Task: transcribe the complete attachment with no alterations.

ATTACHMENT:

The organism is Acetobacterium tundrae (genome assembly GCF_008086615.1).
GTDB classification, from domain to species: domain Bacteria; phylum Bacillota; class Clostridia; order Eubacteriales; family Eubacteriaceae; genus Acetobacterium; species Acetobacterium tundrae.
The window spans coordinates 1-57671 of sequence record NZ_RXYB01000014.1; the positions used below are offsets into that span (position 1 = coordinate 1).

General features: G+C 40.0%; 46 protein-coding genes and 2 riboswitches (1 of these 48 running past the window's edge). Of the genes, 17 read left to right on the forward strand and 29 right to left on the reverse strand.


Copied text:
The organism is Acetobacterium tundrae (genome assembly GCF_008086615.1).
GTDB classification, from domain to species: domain Bacteria; phylum Bacillota; class Clostridia; order Eubacteriales; family Eubacteriaceae; genus Acetobacterium; species Acetobacterium tundrae.
The window spans coordinates 1-57671 of sequence record NZ_RXYB01000014.1; the positions used below are offsets into that span (position 1 = coordinate 1).

General features: G+C 40.0%; 46 protein-coding genes and 2 riboswitches (1 of these 48 running past the window's edge). Of the genes, 17 read left to right on the forward strand and 29 right to left on the reverse strand.